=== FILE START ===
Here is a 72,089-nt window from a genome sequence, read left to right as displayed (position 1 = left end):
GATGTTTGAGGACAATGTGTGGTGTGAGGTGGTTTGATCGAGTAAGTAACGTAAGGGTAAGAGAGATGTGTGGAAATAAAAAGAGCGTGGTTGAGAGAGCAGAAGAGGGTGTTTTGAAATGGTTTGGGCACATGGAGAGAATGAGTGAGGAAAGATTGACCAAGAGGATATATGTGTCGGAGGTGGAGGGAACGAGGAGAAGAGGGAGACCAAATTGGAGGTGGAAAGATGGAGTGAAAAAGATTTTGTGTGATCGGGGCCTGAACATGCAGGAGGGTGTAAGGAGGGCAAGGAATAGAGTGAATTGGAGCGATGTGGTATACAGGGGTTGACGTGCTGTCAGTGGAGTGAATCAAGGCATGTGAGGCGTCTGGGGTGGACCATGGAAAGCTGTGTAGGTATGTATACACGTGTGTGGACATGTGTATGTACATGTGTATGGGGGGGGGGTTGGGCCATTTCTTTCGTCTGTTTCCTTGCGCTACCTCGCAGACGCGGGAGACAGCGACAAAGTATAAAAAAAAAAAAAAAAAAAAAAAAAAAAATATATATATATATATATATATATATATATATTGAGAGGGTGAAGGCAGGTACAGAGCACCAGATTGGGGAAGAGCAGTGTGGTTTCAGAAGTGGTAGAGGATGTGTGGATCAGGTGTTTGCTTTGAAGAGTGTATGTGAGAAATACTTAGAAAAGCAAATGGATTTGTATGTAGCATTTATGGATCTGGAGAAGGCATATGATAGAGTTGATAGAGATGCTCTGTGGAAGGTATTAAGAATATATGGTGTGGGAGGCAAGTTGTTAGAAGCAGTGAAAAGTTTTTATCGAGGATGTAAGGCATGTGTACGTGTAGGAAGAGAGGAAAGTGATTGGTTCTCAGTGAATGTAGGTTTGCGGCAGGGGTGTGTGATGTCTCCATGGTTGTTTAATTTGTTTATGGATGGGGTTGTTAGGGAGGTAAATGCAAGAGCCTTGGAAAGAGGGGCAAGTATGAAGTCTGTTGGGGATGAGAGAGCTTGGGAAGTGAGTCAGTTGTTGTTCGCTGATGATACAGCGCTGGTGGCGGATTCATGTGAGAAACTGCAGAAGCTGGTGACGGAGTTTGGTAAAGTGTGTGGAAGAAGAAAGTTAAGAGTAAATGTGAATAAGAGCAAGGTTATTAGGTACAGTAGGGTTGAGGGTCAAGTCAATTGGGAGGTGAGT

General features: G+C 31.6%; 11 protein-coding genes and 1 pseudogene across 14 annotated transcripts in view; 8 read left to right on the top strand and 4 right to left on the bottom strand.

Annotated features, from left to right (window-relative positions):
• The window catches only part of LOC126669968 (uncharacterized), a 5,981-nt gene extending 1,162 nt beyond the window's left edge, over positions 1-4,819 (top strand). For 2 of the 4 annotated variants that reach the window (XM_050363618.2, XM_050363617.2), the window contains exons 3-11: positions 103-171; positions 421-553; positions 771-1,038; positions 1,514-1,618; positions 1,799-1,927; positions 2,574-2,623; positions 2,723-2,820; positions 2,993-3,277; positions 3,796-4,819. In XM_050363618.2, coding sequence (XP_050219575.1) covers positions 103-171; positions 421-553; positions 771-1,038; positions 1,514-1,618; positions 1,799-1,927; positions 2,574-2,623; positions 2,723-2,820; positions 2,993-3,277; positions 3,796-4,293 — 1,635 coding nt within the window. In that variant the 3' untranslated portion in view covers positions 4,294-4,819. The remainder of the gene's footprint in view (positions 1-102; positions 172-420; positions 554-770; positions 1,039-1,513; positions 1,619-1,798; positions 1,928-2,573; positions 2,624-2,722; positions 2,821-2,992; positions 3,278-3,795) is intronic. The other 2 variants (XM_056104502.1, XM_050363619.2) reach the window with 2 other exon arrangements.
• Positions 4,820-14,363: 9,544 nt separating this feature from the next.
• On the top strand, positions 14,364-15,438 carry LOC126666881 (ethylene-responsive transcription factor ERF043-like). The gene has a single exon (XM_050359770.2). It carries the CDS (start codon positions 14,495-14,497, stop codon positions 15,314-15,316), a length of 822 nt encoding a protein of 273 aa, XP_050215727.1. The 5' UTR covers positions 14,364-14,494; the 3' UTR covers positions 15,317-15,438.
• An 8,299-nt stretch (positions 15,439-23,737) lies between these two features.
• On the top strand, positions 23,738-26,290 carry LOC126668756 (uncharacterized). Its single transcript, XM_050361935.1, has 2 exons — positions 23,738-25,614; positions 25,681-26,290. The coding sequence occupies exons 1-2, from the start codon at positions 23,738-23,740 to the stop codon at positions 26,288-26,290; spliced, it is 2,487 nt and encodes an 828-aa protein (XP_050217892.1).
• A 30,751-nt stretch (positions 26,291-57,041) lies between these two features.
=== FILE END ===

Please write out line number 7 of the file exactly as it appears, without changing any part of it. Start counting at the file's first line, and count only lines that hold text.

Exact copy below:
• On the top strand, positions 14,364-15,438 carry LOC126666881 (ethylene-responsive transcription factor ERF043-like). The gene has a single exon (XM_050359770.2). It carries the CDS (start codon positions 14,495-14,497, stop codon positions 15,314-15,316), a length of 822 nt encoding a protein of 273 aa, XP_050215727.1. The 5' UTR covers positions 14,364-14,494; the 3' UTR covers positions 15,317-15,438.